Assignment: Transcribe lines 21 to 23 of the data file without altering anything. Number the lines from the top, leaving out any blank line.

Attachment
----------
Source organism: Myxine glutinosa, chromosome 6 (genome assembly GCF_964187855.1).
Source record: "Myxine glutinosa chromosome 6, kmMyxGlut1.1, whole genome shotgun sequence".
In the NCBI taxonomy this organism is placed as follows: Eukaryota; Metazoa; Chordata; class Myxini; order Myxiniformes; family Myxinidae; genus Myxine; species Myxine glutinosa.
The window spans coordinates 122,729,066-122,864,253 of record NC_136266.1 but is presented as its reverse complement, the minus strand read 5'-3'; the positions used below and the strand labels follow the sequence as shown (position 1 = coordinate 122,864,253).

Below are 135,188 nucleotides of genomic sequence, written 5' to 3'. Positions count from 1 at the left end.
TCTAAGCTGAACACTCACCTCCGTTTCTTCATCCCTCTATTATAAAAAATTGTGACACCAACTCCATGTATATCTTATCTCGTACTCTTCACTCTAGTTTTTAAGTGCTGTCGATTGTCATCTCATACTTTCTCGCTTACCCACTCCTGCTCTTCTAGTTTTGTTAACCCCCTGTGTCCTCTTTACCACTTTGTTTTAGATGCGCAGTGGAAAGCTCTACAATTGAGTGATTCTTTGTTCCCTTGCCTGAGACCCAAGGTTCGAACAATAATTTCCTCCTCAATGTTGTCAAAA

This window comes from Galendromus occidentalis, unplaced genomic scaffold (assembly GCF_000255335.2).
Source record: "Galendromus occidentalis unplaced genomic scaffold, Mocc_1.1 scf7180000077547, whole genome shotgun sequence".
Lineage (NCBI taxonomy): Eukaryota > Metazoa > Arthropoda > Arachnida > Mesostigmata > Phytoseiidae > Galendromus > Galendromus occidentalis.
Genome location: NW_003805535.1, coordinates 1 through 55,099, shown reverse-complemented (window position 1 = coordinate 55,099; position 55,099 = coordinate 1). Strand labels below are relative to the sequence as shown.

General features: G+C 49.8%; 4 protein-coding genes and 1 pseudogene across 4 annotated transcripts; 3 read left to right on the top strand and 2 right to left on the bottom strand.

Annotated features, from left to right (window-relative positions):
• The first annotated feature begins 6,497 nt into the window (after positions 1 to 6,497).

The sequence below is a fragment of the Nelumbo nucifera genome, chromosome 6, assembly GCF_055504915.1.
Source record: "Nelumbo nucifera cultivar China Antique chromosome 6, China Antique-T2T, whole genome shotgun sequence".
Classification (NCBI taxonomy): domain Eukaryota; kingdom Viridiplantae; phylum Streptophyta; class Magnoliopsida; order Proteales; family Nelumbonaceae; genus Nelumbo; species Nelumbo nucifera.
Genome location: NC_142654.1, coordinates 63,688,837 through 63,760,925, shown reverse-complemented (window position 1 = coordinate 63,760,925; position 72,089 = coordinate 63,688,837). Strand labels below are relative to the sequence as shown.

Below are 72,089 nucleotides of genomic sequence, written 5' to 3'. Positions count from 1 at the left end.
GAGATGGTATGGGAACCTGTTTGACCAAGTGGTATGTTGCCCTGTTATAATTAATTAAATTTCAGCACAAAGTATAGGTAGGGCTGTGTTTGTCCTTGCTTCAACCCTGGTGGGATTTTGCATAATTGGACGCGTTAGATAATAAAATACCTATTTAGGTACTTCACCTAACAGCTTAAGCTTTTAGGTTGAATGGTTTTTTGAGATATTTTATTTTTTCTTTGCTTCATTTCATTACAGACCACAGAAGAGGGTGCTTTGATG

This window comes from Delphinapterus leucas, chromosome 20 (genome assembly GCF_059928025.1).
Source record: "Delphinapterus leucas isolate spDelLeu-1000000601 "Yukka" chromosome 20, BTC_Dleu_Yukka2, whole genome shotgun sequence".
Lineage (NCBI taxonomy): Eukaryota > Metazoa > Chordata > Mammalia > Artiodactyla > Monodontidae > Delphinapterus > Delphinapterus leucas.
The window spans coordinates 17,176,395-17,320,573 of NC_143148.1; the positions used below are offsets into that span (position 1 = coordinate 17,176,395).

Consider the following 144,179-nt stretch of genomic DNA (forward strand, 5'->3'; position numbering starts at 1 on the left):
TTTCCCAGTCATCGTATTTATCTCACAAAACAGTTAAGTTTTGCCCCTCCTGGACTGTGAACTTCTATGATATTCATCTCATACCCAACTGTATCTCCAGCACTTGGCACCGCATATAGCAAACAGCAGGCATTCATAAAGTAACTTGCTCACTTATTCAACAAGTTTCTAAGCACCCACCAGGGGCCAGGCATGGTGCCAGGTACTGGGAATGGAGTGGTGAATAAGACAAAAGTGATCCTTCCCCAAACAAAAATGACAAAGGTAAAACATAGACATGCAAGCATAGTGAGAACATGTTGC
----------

Source record: "Delphinapterus leucas isolate spDelLeu-1000000601 "Yukka" chromosome 20, BTC_Dleu_Yukka2, whole genome shotgun sequence".
Lineage (NCBI taxonomy): Eukaryota > Metazoa > Chordata > Mammalia > Artiodactyla > Monodontidae > Delphinapterus > Delphinapterus leucas.
The window spans coordinates 17,176,395-17,320,573 of NC_143148.1; the positions used below are offsets into that span (position 1 = coordinate 17,176,395).